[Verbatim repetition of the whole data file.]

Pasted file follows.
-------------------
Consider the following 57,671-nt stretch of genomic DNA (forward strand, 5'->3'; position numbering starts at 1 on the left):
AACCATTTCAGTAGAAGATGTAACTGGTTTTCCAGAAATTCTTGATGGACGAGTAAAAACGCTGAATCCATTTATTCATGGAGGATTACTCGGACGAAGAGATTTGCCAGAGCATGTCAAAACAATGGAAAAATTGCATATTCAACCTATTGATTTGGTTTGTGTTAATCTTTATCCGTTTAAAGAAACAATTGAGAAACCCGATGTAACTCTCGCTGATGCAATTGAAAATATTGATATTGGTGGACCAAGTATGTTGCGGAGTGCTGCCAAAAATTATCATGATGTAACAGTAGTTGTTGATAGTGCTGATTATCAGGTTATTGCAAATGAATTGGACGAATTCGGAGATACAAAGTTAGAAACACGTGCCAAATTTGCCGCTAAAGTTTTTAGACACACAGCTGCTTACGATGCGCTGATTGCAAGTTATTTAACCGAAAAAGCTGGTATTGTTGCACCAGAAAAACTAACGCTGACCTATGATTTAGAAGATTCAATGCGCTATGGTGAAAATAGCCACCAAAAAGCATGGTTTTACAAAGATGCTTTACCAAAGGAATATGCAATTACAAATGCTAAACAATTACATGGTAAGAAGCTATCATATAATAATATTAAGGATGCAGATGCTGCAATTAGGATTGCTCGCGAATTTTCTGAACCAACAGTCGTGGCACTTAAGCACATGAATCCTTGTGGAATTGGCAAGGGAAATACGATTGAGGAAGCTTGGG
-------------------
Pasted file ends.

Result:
Consider the following 57,671-nt stretch of genomic DNA (forward strand, 5'->3'; position numbering starts at 1 on the left):
AACCATTTCAGTAGAAGATGTAACTGGTTTTCCAGAAATTCTTGATGGACGAGTAAAAACGCTGAATCCATTTATTCATGGAGGATTACTCGGACGAAGAGATTTGCCAGAGCATGTCAAAACAATGGAAAAATTGCATATTCAACCTATTGATTTGGTTTGTGTTAATCTTTATCCGTTTAAAGAAACAATTGAGAAACCCGATGTAACTCTCGCTGATGCAATTGAAAATATTGATATTGGTGGACCAAGTATGTTGCGGAGTGCTGCCAAAAATTATCATGATGTAACAGTAGTTGTTGATAGTGCTGATTATCAGGTTATTGCAAATGAATTGGACGAATTCGGAGATACAAAGTTAGAAACACGTGCCAAATTTGCCGCTAAAGTTTTTAGACACACAGCTGCTTACGATGCGCTGATTGCAAGTTATTTAACCGAAAAAGCTGGTATTGTTGCACCAGAAAAACTAACGCTGACCTATGATTTAGAAGATTCAATGCGCTATGGTGAAAATAGCCACCAAAAAGCATGGTTTTACAAAGATGCTTTACCAAAGGAATATGCAATTACAAATGCTAAACAATTACATGGTAAGAAGCTATCATATAATAATATTAAGGATGCAGATGCTGCAATTAGGATTGCTCGCGAATTTTCTGAACCAACAGTCGTGGCACTTAAGCACATGAATCCTTGTGGAATTGGCAAGGGAAATACGATTGAGGAAGCTTGGG